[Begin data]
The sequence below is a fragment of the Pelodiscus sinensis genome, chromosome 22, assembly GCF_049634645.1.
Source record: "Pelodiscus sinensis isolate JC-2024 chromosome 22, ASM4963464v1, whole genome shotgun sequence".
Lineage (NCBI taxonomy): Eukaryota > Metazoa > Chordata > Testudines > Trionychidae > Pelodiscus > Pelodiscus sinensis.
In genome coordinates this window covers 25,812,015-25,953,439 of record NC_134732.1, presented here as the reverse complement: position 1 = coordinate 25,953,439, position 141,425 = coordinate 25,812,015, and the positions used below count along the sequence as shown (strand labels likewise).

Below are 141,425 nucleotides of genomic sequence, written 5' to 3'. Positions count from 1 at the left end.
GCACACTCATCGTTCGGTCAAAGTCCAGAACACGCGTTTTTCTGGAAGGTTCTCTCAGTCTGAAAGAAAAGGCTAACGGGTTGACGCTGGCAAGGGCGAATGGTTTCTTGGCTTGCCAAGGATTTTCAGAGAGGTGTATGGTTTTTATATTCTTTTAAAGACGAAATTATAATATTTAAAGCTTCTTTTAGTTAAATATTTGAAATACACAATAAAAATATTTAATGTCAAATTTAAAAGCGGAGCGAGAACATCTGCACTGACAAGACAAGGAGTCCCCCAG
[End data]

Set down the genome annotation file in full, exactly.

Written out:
The sequence below is a fragment of the Pelodiscus sinensis genome, chromosome 22, assembly GCF_049634645.1.
Source record: "Pelodiscus sinensis isolate JC-2024 chromosome 22, ASM4963464v1, whole genome shotgun sequence".
Lineage (NCBI taxonomy): Eukaryota > Metazoa > Chordata > Testudines > Trionychidae > Pelodiscus > Pelodiscus sinensis.
In genome coordinates this window covers 25,812,015-25,953,439 of record NC_134732.1, presented here as the reverse complement: position 1 = coordinate 25,953,439, position 141,425 = coordinate 25,812,015, and the positions used below count along the sequence as shown (strand labels likewise).

Below are 141,425 nucleotides of genomic sequence, written 5' to 3'. Positions count from 1 at the left end.
GCACACTCATCGTTCGGTCAAAGTCCAGAACACGCGTTTTTCTGGAAGGTTCTCTCAGTCTGAAAGAAAAGGCTAACGGGTTGACGCTGGCAAGGGCGAATGGTTTCTTGGCTTGCCAAGGATTTTCAGAGAGGTGTATGGTTTTTATATTCTTTTAAAGACGAAATTATAATATTTAAAGCTTCTTTTAGTTAAATATTTGAAATACACAATAAAAATATTTAATGTCAAATTTAAAAGCGGAGCGAGAACATCTGCACTGACAAGACAAGGAGTCCCCCAG